Concussion has been ignored for too long. We’re finally starting to wake up to the fact that seemingly insignificant bumps on the head can produce long-term results that often present as mental illness. This may be why so many people don’t respond to antidepressants. They simply might not work on a concussed brain. Truth is we’re just beginning to investigate. We are left to question how to proceed. What sports are worth the risk? How will my child be affected? How many concussions can my child safely have? What constitutes a concussion?
Fortunately, now there is a blood test available that shows how a person will recover from a concussion. We can use science to decide how to make some of these decisions. Here is an article for your review.APOE-Discussions-and-Research-by-Dr-Paul-Roberts 2
I Have A Concussion Now What?
Hopefully, you’ve gone to a doctor. Unless you were in a coma or unable to walk, they rarely tell you anything more than to watch for vomiting. Here is a quick list of suggestions for immediate action that have helped others. Don’t put these things off. The first 48 hours are critical. Head injuries, even the seemingly unimportant, run-of-the-mill bumps on the head, can produce terrible and frightening consequences. Hopefully, it will just be a bump and recovery will be quick with no further complications.
Many factors can play a part in the severity of a small bump on the head. Unfortunately, we are starting to see long-term impacts. Here are two studies: National Law Review with a link in that article to a recent study out of Canada which is the leading science on the connection between suicide and concussion.
– Call Dr. Smith. Explain that you’ve just had a concussion. (Dr. Smith is located in Bountiful, Utah; however, he has patients throughout the world.)
– No grains of any kind. Cut caloric intake by a third if possible. Stick with easy to digest foods like fruits and vegetables.
– No processed sugars.
– Rest your brain! No TV, computer games, reading, math, or anything that strains the brain to any degree. Even light can be hard.
– Reduce inflammation.
– Take good quality fish oil, vitamin c, magnesium, and Q96. Don’t buy cheap supermarket supplements.
– Water, water, water.
– Create an Audible account and listen to The Ghost in My Brain – Audible Link. Here is a link to Dr. Elliot’s website.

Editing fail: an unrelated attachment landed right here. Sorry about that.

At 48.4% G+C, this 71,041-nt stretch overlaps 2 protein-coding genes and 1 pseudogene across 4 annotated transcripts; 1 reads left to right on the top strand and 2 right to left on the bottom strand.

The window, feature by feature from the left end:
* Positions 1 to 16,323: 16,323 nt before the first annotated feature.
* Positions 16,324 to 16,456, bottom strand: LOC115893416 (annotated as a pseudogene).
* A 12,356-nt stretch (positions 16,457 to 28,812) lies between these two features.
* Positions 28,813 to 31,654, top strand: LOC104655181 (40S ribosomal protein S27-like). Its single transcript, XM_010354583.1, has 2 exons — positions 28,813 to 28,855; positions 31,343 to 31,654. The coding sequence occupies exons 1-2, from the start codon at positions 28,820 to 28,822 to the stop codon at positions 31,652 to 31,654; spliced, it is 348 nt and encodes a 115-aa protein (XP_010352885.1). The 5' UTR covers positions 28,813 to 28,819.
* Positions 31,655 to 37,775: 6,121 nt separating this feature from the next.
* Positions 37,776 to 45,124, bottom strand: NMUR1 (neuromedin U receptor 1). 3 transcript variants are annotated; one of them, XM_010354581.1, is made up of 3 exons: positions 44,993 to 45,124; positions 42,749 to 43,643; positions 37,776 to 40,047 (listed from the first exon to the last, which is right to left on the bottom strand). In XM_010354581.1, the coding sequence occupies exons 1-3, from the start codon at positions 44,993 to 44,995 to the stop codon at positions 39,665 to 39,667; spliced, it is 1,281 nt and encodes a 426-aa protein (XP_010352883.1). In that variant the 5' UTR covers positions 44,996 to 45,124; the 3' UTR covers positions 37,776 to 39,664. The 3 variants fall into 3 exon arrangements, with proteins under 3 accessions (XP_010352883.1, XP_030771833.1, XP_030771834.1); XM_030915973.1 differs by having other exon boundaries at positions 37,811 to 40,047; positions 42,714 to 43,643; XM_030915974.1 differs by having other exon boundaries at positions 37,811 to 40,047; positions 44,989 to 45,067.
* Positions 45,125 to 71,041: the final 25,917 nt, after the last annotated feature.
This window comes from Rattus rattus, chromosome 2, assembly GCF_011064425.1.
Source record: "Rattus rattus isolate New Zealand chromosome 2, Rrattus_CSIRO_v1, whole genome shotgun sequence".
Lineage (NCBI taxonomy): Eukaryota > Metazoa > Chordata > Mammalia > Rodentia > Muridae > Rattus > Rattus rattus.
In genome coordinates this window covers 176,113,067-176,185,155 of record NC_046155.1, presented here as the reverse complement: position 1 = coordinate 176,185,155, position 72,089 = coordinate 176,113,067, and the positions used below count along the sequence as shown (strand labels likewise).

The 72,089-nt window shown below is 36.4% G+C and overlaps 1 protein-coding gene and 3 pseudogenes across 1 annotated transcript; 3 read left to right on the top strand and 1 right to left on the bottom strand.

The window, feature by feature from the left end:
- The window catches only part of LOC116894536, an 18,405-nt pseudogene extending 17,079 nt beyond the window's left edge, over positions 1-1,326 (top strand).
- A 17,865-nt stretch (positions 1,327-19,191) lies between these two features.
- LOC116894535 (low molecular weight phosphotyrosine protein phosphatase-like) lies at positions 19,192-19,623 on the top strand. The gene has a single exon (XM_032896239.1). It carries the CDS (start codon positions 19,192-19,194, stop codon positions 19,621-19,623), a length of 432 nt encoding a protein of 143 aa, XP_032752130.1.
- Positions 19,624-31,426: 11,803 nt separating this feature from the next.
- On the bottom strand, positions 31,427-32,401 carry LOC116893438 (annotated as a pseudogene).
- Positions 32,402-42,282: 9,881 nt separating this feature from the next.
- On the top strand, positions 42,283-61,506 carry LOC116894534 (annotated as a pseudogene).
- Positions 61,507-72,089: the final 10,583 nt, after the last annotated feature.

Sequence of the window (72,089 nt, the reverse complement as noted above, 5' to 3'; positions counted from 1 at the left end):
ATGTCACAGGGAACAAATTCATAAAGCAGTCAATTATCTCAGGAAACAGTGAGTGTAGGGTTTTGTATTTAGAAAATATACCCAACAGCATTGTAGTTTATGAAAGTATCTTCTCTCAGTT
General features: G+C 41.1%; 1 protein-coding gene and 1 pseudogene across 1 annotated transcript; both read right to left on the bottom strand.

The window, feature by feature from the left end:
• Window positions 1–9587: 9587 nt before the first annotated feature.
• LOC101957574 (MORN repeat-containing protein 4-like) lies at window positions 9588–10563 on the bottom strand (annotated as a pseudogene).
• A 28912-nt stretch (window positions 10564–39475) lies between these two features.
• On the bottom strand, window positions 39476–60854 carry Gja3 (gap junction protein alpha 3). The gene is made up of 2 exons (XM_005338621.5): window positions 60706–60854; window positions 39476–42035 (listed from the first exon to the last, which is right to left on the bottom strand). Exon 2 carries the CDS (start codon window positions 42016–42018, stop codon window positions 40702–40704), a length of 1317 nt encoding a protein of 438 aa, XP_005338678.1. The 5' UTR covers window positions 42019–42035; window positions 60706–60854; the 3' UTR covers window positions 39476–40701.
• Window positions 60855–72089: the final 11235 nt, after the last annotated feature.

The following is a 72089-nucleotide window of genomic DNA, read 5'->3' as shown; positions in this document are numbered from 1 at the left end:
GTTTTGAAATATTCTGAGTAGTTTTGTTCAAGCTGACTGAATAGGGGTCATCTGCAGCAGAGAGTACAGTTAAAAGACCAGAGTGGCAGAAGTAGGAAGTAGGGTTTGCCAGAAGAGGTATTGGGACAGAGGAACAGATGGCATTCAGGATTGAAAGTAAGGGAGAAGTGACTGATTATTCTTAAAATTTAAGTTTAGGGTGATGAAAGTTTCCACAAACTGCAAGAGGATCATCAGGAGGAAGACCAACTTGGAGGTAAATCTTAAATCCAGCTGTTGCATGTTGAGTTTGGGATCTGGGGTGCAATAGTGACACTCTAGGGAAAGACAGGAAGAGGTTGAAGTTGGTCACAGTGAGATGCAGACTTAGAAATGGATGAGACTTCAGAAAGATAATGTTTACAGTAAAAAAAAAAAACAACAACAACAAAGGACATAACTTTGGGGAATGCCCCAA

Hyperbaric oxygen treatment has been proven to help heal a concussed brain. This is an exciting development. Dr. Smith has a hyperbaric chamber in his office. Read about it in this article:hyperbaric Oxygen Chamber Effects On Brain 2
Here’s a story of a famous football player and his road to recovery. It’s a perfect example of the non-traditional practices that are producing results.Role-of-craniocervical-region-in-abnormal-CSF-dynamics_-Murphy-summary 2
Don’t be a hero. If your head hurts, stop what you’re doing immediately. More than likely, the symptoms will subside within a week or two. If it gets worse such as dizziness, memory problems, feeling abnormally tired, worsening vision, balance issues, inability to multi-task, and anything else out of the ordinary, go see a professional immediately.
Pay attention to your thoughts and feelings. If you begin to feel more anxious or depressed than usual, please know this is due to the concussion. We recommend doing The Work as a source of dealing with stressful thoughts.
Wonder what it’s like to have a concussion? Read this book to understand. It’s the only book of its kind that actually documents what a concussion victim experiences.
More helpful articles:
A Single Concussion May Triple the Long-Term Risk of Suicide by Scientific American
disclaimer: The above suggestions have proven successful for a number of people. However, they are just suggestions.